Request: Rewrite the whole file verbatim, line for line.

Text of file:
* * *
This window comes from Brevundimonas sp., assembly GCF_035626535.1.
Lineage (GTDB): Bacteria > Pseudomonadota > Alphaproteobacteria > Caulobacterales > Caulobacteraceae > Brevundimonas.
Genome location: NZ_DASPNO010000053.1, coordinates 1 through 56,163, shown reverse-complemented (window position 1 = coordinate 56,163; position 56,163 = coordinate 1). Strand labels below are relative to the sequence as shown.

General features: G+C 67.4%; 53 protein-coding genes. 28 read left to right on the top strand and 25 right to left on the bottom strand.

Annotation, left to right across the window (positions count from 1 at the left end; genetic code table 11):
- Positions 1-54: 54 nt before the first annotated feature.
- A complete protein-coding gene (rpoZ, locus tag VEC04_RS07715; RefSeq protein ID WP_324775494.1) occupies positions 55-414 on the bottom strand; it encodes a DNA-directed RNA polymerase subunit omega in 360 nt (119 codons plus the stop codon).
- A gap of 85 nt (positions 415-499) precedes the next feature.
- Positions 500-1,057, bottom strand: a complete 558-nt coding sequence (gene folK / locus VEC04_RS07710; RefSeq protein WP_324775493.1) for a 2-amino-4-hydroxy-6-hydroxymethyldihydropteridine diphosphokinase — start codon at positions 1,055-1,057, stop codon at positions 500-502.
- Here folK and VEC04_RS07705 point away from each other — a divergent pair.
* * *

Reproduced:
This window comes from Brevundimonas sp., assembly GCF_035626535.1.
Lineage (GTDB): Bacteria > Pseudomonadota > Alphaproteobacteria > Caulobacterales > Caulobacteraceae > Brevundimonas.
Genome location: NZ_DASPNO010000053.1, coordinates 1 through 56,163, shown reverse-complemented (window position 1 = coordinate 56,163; position 56,163 = coordinate 1). Strand labels below are relative to the sequence as shown.

General features: G+C 67.4%; 53 protein-coding genes. 28 read left to right on the top strand and 25 right to left on the bottom strand.

Annotation, left to right across the window (positions count from 1 at the left end; genetic code table 11):
- Positions 1-54: 54 nt before the first annotated feature.
- A complete protein-coding gene (rpoZ, locus tag VEC04_RS07715; RefSeq protein ID WP_324775494.1) occupies positions 55-414 on the bottom strand; it encodes a DNA-directed RNA polymerase subunit omega in 360 nt (119 codons plus the stop codon).
- A gap of 85 nt (positions 415-499) precedes the next feature.
- Positions 500-1,057, bottom strand: a complete 558-nt coding sequence (gene folK / locus VEC04_RS07710; RefSeq protein WP_324775493.1) for a 2-amino-4-hydroxy-6-hydroxymethyldihydropteridine diphosphokinase — start codon at positions 1,055-1,057, stop codon at positions 500-502.
- Here folK and VEC04_RS07705 point away from each other — a divergent pair.